Patti Smith, Westhampton, NY, 8-15-09
Patti walked out onstage, almost shyly, told everyone that it was her first time out there and that she loved the beach and the water, and if you weren’t paying attention, you would have thought that she was saying that she liked the place. But she put on her glasses and opened the book and started reading “Piss Factory.” If there was a more obvious FU to the Hamptons, I’m not sure what it would have been.
Patti continued by talking about how she finally got on the computer and discovered YouTube – “You all know about that, right?” – and she’s been using it to pursue her recent love of opera, watching master classes. Patti then proceeds to sing an English version of the coat aria from La Boheme and I think, Please god, when I am 60, please let me be pursuing knowledge this intently. I am not sure the audience knew what to make of that whole encounter, however; had it been delivered back home there would have been the occasional I LOVE YOU PATTI in the pauses but I guarantee you that none of the residents of the area in the audience expected to come see Patti Smith sing opera to them. I think it completely threw everyone for a loop.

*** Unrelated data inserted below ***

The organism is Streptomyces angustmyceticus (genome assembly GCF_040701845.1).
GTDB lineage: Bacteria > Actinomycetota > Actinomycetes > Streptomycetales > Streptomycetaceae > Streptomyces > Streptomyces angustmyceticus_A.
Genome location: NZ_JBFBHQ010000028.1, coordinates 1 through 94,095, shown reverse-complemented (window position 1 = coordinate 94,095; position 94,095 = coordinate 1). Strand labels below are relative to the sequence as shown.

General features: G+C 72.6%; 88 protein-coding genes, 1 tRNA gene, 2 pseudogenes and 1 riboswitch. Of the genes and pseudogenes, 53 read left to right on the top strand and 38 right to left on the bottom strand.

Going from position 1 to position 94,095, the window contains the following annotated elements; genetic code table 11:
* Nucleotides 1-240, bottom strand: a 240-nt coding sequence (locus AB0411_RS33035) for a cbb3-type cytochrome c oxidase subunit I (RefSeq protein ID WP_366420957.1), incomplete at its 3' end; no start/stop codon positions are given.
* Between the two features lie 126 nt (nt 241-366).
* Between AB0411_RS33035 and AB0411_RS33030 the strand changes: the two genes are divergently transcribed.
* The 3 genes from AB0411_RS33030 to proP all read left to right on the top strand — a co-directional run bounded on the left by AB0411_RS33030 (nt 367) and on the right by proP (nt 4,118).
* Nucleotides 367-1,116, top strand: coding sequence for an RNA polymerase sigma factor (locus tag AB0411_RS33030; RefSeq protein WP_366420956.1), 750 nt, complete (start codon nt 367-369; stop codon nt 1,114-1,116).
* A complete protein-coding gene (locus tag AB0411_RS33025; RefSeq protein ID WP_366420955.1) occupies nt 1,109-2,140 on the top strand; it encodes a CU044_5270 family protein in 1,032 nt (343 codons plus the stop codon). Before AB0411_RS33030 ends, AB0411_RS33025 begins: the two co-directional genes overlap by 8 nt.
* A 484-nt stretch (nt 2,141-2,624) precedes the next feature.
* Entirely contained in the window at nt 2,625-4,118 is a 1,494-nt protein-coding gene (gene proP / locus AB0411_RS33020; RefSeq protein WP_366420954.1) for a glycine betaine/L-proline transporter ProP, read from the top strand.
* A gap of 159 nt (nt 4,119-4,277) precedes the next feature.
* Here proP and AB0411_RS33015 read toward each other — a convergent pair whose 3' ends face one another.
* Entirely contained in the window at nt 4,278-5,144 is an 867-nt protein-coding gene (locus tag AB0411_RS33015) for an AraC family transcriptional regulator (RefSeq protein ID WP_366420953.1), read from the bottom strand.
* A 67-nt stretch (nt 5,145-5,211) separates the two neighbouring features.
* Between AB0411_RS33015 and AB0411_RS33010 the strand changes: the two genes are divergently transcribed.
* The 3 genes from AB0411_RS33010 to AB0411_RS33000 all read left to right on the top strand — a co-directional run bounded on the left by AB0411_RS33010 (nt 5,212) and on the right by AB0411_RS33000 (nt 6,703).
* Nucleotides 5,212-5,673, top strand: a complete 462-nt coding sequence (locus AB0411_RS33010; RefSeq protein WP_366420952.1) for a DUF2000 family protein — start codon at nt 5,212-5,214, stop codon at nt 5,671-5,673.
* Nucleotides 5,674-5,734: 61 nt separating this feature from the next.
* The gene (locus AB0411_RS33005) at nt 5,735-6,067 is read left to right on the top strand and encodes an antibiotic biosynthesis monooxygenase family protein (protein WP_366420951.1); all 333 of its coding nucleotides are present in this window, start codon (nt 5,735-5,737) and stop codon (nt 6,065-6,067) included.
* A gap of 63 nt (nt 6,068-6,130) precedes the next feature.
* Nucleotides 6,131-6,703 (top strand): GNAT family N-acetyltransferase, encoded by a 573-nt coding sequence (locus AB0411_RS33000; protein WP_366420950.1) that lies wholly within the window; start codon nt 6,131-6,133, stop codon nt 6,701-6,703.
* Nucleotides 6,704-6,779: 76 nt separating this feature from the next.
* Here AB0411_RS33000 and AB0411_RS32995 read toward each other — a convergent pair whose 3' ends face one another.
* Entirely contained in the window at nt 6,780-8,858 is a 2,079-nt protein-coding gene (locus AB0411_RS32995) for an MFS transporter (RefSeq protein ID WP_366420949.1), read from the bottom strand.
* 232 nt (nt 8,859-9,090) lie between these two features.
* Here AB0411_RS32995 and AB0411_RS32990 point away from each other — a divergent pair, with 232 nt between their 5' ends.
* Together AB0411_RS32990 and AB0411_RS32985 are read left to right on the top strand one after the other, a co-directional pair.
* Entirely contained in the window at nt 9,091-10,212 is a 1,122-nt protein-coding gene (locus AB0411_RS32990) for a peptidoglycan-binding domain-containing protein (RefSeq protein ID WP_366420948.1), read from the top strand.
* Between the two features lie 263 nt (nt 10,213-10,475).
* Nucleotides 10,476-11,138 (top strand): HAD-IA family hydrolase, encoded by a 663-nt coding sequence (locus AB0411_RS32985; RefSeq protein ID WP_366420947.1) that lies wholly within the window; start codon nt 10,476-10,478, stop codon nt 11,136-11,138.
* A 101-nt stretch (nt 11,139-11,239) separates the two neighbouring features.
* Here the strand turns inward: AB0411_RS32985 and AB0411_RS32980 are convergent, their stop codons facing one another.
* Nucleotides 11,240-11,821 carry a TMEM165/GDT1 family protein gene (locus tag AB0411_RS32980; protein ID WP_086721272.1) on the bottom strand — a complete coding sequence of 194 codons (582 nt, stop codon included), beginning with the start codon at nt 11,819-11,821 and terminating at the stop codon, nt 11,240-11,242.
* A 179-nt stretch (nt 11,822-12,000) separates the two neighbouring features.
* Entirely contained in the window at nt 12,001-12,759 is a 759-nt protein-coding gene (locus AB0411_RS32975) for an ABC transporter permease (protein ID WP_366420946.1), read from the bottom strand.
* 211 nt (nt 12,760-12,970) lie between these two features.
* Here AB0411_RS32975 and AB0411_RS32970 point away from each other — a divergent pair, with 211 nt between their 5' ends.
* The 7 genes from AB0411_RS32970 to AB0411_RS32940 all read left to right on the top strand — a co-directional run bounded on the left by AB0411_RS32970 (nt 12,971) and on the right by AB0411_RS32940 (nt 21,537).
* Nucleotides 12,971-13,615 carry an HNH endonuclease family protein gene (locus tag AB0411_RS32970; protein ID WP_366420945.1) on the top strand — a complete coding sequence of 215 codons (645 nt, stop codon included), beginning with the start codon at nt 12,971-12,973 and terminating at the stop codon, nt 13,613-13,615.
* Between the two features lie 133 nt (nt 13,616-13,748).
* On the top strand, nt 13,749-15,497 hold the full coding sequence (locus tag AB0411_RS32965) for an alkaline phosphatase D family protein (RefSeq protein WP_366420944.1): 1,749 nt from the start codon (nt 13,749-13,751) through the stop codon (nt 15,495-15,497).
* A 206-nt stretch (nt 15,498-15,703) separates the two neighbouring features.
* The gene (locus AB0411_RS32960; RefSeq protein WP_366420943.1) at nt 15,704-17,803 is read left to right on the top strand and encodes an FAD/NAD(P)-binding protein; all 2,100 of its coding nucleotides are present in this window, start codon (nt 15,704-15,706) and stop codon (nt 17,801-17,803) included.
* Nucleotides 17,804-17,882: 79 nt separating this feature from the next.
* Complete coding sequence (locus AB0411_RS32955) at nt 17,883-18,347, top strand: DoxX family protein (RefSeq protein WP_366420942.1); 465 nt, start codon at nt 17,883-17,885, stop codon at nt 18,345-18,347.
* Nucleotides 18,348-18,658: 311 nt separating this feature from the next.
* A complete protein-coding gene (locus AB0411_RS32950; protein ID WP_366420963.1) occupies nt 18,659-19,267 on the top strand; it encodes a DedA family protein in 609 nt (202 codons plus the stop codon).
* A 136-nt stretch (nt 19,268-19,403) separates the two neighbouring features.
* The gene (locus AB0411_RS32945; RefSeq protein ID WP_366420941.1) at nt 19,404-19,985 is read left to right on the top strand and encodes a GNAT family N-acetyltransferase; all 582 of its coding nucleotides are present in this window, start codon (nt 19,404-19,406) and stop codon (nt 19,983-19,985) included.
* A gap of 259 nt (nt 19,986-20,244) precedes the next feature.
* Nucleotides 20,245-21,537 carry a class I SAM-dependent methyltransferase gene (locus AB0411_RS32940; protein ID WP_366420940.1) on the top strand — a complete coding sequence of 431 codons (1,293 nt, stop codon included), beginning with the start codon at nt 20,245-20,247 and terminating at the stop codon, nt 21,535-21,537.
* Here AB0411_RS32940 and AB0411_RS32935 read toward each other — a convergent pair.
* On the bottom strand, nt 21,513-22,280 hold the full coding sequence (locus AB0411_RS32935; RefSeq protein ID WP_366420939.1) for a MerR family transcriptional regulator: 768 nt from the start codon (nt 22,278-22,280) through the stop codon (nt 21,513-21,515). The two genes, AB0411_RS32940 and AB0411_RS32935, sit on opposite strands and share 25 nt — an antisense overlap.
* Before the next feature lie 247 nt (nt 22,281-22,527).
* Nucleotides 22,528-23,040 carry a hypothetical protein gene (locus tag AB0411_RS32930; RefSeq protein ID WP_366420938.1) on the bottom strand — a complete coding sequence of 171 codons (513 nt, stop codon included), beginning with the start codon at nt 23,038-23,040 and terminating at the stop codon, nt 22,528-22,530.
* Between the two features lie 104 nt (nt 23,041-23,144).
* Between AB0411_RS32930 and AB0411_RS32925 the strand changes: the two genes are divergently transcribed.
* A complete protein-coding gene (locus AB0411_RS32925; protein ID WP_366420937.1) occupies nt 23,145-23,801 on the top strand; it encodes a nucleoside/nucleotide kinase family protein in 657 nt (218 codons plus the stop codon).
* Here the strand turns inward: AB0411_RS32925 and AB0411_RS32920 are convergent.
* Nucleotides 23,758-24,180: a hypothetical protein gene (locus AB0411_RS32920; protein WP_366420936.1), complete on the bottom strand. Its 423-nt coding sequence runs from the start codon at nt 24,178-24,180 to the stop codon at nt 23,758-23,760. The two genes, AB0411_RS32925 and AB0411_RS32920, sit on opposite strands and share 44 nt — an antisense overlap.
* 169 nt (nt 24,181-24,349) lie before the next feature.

At first there were too many catcalls every time she paused, and it seemed like it was hard for her to focus. These weren’t the catcalls of idiots making themselves heard, it was the uncomfortable self-conscious reaction of people unsure of what to do. I’m sorry, but the guy wearing his best Faith No More shirt accompanied by the woman in the 6 inch stripper heels probably don’t go to a lot of poetry readings, but maybe I’m just a snob. Eventually, Patti was able to focus and get into it and it was a perfectly valid, absolutely compelling reading of this particular piece. I know I am biased, since I wear the last line of that poem engraved into a bracelet on my left wrist, but it worked.